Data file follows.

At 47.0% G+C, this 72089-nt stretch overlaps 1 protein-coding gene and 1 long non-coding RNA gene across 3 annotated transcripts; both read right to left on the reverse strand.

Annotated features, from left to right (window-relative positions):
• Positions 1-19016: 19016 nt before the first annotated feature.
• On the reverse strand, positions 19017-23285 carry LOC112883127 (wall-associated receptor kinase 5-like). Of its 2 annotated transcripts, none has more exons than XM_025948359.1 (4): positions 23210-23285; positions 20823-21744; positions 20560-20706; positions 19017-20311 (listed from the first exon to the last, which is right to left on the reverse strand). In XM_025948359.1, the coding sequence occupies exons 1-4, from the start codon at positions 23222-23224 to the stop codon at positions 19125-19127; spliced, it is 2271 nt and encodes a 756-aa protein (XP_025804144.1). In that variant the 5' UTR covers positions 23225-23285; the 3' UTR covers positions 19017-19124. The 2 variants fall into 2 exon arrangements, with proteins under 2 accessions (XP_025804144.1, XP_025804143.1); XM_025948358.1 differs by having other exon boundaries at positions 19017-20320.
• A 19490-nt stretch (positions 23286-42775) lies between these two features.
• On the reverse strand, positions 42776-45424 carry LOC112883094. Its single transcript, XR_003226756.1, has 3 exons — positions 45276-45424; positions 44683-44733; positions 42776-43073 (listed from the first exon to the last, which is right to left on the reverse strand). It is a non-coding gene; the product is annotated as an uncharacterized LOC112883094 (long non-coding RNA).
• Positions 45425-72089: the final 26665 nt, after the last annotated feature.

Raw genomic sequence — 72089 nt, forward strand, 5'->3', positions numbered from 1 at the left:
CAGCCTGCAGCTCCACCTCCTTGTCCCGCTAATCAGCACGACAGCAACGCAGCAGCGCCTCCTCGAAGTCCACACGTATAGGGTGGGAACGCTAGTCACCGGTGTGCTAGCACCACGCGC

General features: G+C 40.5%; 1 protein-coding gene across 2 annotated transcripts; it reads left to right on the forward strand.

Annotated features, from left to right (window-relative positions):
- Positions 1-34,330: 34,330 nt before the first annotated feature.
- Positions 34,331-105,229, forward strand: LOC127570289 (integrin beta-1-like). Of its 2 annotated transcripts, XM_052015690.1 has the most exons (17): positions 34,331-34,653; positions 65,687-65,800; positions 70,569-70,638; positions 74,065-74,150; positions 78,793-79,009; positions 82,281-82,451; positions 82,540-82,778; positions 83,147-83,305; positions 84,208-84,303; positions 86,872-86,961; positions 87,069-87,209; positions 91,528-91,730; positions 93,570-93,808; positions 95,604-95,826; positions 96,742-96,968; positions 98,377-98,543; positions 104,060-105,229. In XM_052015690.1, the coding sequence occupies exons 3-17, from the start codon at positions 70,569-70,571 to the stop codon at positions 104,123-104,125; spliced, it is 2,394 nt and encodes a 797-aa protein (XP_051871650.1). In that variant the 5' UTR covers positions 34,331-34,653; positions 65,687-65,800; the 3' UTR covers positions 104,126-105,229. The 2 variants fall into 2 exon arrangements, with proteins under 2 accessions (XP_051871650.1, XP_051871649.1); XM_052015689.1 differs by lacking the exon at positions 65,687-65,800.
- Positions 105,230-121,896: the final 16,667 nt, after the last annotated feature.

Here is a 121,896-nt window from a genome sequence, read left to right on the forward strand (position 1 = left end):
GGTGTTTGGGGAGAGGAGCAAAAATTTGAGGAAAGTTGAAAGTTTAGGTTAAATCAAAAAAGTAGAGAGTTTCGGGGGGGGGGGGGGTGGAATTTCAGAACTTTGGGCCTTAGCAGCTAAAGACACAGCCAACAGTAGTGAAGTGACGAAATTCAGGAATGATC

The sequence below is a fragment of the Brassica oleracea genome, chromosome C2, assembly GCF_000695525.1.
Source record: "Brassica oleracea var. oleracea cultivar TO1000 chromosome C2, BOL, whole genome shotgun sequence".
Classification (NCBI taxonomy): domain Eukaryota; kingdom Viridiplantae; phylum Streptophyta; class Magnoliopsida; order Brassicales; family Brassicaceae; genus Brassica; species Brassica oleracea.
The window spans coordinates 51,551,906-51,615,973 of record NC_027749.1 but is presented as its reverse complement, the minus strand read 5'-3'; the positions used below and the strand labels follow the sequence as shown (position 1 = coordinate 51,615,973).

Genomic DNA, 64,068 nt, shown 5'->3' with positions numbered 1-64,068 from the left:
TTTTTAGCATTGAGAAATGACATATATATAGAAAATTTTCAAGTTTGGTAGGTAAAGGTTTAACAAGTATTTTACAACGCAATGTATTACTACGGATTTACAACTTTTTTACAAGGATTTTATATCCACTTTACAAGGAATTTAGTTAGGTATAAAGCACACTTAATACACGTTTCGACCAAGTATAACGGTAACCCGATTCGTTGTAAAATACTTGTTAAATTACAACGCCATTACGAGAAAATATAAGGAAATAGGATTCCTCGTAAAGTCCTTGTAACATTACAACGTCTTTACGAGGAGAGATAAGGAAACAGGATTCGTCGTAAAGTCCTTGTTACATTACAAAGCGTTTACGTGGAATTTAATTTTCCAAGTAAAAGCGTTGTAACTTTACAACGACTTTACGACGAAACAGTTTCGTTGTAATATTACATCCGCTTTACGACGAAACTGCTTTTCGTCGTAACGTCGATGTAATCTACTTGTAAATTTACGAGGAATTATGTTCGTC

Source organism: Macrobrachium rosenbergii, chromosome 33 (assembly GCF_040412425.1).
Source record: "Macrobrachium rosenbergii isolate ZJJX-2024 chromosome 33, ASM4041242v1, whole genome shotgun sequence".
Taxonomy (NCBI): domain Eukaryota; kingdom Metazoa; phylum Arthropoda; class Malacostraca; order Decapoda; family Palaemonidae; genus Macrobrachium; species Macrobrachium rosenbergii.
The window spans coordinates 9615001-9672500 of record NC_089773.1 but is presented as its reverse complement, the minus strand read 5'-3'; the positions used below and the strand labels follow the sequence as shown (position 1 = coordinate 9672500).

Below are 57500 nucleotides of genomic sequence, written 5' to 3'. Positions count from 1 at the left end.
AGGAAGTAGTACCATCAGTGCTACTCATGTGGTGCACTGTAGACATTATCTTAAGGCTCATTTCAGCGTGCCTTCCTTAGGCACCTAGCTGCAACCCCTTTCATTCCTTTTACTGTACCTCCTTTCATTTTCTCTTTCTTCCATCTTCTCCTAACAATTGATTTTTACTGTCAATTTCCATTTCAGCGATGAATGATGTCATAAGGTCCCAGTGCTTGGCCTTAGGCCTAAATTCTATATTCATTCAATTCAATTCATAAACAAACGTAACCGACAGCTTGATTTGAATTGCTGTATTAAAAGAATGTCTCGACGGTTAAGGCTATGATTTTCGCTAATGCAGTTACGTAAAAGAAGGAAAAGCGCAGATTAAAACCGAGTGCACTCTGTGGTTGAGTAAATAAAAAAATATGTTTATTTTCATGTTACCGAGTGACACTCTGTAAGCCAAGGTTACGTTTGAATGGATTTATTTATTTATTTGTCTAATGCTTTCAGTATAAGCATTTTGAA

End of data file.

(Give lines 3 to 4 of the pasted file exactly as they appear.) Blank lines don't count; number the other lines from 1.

• Positions 1-19016: 19016 nt before the first annotated feature.
• On the reverse strand, positions 19017-23285 carry LOC112883127 (wall-associated receptor kinase 5-like). Of its 2 annotated transcripts, none has more exons than XM_025948359.1 (4): positions 23210-23285; positions 20823-21744; positions 20560-20706; positions 19017-20311 (listed from the first exon to the last, which is right to left on the reverse strand). In XM_025948359.1, the coding sequence occupies exons 1-4, from the start codon at positions 23222-23224 to the stop codon at positions 19125-19127; spliced, it is 2271 nt and encodes a 756-aa protein (XP_025804144.1). In that variant the 5' UTR covers positions 23225-23285; the 3' UTR covers positions 19017-19124. The 2 variants fall into 2 exon arrangements, with proteins under 2 accessions (XP_025804144.1, XP_025804143.1); XM_025948358.1 differs by having other exon boundaries at positions 19017-20320.